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Dex is a fine
example of the genus Bohemius Americanus. 250 lbs. of spiky intelligence and unfettered
libido, Dex is both brilliant and lazy. He
commands sufficient erudition to rationalize his "moral turpitude" with quotes
from Kierkegaard and Lao-Tse, yet he's unwilling to push himself to achieve anything real. "Doing stuff," he says, "is
overrated." All he wants is a simple
life: a bong hit for breakfast, plenty of beer in the refrigerator and a steady stream of
undemanding women to share his bed.
Jenniphr Goodman's The Tao of Steve is the best movie about slacking since The Mother and the Whore. This dazzling debut (co-written by Goodman, Duncan North and Greer Goodman) is also the best romantic comedy in years, largely because it trusts the audience enough to push us a little. Most screen romances work a familiar formula: two beautiful, yet lonely, characters meet cute. They hate each other on sight and trade barbed one-liners for eighty-nine minutes, until they finally realize what we've known all along and fall into each other's arms. Goodman short circuits these expectations by encouraging us to feel ambivalent towards Dex. She never softens his bad behavior or shies away from showing its consequences for the women in his life. The film earns our emotional investment in his happiness by resisting the urge to take the easy route of rendering him cutely inoffensive.
We meet Dex at his tenth college reunion. Back in the day, he was Elvis: women line up now to compare notes from their nights with the arrogant, brainy heartbreaker. 100 lbs. later, he still has the touch, effortlessly wooing an undergrad minutes after zipping himself up from an assignation with a married friend's wife.
He attributes his success with women to "The Tao of Steve," a private philosophy that melds Buddhist discipline with Steve McQueen's detached cool. In fact, he scores because he's charming. As played by Donal Logue, Dex is that rarest of movie characters: a smart, funny, irascible rogue who actually displays intelligence and charm onscreen. We never have to take it on faith that he's appealing.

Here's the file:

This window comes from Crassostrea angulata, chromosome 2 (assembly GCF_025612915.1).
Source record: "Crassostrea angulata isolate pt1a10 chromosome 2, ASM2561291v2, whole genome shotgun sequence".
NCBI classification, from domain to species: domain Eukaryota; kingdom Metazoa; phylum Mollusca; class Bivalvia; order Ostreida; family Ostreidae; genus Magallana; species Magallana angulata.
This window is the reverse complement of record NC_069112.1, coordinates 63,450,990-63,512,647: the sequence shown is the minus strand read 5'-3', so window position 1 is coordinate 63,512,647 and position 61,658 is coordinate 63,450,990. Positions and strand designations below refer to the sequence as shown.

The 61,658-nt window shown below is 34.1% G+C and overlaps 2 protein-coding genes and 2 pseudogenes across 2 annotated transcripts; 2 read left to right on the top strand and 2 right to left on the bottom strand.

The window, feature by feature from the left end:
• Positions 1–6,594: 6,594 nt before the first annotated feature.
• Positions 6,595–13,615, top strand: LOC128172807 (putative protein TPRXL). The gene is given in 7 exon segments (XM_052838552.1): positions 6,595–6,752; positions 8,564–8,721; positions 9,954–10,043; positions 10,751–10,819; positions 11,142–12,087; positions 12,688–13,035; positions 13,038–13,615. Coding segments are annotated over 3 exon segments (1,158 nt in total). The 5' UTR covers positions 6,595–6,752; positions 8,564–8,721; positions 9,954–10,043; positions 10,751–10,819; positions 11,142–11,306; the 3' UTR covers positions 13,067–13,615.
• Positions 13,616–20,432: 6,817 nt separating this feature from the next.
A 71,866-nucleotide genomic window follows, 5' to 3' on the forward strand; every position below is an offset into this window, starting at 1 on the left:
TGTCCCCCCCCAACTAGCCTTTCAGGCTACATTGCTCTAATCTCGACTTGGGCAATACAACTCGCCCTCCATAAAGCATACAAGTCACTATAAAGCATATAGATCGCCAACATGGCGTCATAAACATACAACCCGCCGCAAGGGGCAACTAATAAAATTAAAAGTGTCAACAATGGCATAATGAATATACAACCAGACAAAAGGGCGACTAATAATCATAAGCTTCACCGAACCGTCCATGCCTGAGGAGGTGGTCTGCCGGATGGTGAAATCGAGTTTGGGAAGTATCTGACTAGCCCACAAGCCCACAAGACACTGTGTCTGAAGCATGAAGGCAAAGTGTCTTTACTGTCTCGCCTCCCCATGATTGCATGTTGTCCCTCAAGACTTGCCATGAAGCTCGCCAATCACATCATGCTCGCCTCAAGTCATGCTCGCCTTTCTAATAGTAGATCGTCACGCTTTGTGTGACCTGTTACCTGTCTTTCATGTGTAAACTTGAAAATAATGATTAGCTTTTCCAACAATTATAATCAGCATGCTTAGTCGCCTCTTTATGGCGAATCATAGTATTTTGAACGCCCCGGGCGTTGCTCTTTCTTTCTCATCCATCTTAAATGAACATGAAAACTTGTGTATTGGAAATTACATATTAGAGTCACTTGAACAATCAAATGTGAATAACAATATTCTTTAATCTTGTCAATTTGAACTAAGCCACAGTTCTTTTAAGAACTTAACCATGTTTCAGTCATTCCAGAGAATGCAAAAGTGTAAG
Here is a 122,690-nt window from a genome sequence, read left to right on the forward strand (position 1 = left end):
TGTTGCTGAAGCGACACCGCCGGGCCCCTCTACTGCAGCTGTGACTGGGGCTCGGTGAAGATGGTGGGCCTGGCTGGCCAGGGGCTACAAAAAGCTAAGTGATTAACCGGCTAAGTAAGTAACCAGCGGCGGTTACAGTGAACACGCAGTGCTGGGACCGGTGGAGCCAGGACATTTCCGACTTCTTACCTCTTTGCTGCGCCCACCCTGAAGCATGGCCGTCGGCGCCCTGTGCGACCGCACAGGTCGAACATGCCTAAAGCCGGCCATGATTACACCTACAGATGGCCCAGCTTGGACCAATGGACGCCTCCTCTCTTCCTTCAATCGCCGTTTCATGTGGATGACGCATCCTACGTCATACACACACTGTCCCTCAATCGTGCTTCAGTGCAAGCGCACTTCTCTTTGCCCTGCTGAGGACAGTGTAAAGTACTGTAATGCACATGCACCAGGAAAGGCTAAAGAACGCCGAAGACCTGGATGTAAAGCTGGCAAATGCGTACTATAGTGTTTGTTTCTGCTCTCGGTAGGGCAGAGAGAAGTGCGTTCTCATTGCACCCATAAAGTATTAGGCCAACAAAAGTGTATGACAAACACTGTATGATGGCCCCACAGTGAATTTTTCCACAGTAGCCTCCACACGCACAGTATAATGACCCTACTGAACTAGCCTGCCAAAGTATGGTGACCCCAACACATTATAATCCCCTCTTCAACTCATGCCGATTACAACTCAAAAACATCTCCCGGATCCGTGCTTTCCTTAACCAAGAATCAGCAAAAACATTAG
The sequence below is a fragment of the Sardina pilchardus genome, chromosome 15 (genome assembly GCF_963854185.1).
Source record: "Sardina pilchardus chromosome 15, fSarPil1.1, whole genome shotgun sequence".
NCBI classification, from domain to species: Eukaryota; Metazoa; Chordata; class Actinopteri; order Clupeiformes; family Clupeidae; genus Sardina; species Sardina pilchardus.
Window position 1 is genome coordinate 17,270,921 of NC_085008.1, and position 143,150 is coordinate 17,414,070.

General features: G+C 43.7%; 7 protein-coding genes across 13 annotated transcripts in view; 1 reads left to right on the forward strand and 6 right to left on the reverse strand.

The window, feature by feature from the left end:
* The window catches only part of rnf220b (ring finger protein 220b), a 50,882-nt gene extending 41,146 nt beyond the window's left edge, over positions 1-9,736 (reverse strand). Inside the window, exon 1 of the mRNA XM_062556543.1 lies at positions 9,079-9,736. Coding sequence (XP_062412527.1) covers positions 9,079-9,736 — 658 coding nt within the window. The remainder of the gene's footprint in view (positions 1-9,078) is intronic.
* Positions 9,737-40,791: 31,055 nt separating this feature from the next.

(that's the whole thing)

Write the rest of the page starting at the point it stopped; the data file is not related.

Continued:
For all his rationalizing talk of having freed himself from desire, we see that his idle drifting is beginning to take its toll on his self-respect. His vague sense of purposelessness comes into focus when he meets Syd (co-scenarist Greer Goodman), a gorgeous college acquaintance he has somehow managed to forget in the ensuing ten years. He makes a play for her, but Syd's not impressed by Dex's glib patter. She has his number: she's read all the same books he has, and understands that he uses his knowledge of theology and philosophy to justify his lethargy and impress his poker buddies.
Syd leaves him flustered. His shtick depends on him being too smart for the room, self-deprecatingly playing up his wasted potential for sympathy. Syd's too astute and self-possessed to fall for that. The rejection inspires him: he very quickly realizes that he's met the woman of his dreams, and that he's not worthy of her. It's a delicious device. Instead of throwing plot contrivances in the path of the couple, The Tao of Steve makes Dex's own immaturity and posturing the obstacle to their relationship. This generates enormous tension because the stakes are real. Dex is dug so deep into his rut that he can fail at any moment in his attempts to climb out. And Syd's no pushover. From scene to scene, we don't know how she'll react to Dex's attempts to grow up.
The film is occasionally overdetermined, making its points too explicitly. Several supporting characters serve a little too obviously as rhetorical devices, there to help define the issues. There's a happily married couple to provide an example of the stability Dex lacks, for instance, as well as a sweet puppydog of a kid (Kimo Wills in a charming performance) who's making a study of the Tao of Steve. It's a testament to Goodman's canny direction that the scenes that are most schematic are often the funniest. Giving Dex a part time job as a preschool teacher may be tugging too easily on our sympathies, but Logue overwhelms any objections to these scenes with the boisterous delight he takes in the kids.
The Tao of Steve is truly regional filmmaking. Made in Santa Fe, New Mexico, it doesn't just milk the town for its quaint beauty. It couldn't have been made anywhere else: it captures Santa Fe's relaxed pace and the warm, turquoise glow of the town in every shot.
The Tao of Steve is a wonderful antidote to a summer of pandering excess. Any film that assumes an intelligent audience would be welcome; a film that manages to be both this smart and this funny is cause for celebration.
- Gary Mairs